It’s possible that working with herds of manipulative women turns people who work behind bars into predators. Exhaustion and depletion arrive after long exposure to incarcerated chicks and would cause a halfway normal guard to quit, transfer, or change his post so as not to turn into an animal. If it’s true that victims make perps, i.e. exposure to certain disenfranchised populations drives their keepers so mad that they end up harming the people they are supposed to protect, then the process of rehabilitation is not one of improvement but of institutionalization for anyone with any affiliation with the institution. In short, if prisons can ruin guards in this way, imagine what it does to the prisoners.
The warden terminated Dr. Feelgood and the Pitching Pastor but neither has been charged with a crime. That malady we call an arrest should fit into the doctor’s occupational prognosis but he has the antidote: power. Even though the physician is obviously mental, his medical license and education mask (sort of) his insanity. At the very least, they mitigate his lunacy. And the chaplain who works with prisoners? Everyone sees him as unblemished because he wades into the muck of mental illness and criminality for forty hours each week.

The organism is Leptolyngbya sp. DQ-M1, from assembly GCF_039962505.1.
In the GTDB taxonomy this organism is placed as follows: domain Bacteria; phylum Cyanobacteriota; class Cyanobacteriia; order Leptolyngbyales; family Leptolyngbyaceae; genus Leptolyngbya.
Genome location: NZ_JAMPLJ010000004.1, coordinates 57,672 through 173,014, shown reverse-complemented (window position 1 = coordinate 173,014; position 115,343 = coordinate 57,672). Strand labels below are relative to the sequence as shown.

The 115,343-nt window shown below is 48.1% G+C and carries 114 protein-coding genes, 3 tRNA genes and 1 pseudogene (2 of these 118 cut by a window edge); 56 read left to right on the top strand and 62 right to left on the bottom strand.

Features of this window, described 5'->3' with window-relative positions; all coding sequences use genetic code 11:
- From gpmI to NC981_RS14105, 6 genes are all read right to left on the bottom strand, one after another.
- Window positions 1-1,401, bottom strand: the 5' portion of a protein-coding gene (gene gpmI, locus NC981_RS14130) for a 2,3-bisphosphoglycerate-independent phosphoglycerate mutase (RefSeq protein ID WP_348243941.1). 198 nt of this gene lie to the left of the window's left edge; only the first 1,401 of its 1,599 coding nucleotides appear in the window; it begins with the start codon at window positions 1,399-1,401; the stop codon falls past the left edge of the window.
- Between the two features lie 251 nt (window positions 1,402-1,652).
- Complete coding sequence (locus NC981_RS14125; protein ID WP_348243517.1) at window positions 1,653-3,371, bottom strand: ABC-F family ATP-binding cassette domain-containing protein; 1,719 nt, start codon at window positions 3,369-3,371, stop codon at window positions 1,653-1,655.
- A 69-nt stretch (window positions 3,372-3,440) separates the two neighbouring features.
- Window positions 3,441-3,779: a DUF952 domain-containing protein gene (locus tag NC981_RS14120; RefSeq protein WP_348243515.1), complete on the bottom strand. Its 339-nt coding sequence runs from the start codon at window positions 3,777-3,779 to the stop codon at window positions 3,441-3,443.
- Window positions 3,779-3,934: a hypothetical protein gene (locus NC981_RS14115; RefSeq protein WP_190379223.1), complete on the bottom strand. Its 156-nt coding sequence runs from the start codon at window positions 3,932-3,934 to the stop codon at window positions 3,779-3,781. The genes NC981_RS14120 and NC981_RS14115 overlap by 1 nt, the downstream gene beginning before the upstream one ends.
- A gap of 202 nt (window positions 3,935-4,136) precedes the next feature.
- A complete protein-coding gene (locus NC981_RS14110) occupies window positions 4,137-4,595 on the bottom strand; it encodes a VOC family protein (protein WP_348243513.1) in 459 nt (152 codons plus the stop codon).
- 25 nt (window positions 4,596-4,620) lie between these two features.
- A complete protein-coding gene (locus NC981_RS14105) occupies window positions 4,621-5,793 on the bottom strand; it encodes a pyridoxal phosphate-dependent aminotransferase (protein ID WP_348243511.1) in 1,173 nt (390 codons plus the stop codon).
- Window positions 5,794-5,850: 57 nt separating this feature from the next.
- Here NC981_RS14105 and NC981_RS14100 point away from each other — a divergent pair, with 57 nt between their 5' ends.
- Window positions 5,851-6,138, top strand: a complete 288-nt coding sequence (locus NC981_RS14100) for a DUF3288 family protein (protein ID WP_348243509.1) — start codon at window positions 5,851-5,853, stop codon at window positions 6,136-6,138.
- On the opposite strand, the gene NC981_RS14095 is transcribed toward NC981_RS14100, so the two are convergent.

I was impressed that the warden fired the doctor and the chaplain; usually misconduct by staff never takes a collar because the inmates who report witnessing misconduct are discredited by the fact that they are inmates who witnessed the misconduct. Then I discovered that the warden had “objective evidence” of their misdeeds: a report from a nurse in the examining room with the doctor and a video of the chaplain’s pitching practice. Apparently, no one had covered up for the doc when his check-ups no longer had any checks on them. Maybe the book the chaplain threw was the Bible and he pissed off a God-fearing guard who reported him. But the saddest part of Dr. Staley’s service was the fact that no inmates, fearing investigators would not believe them, reported either the doctor or the chaplain because they did not know that what they were experiencing was against the law.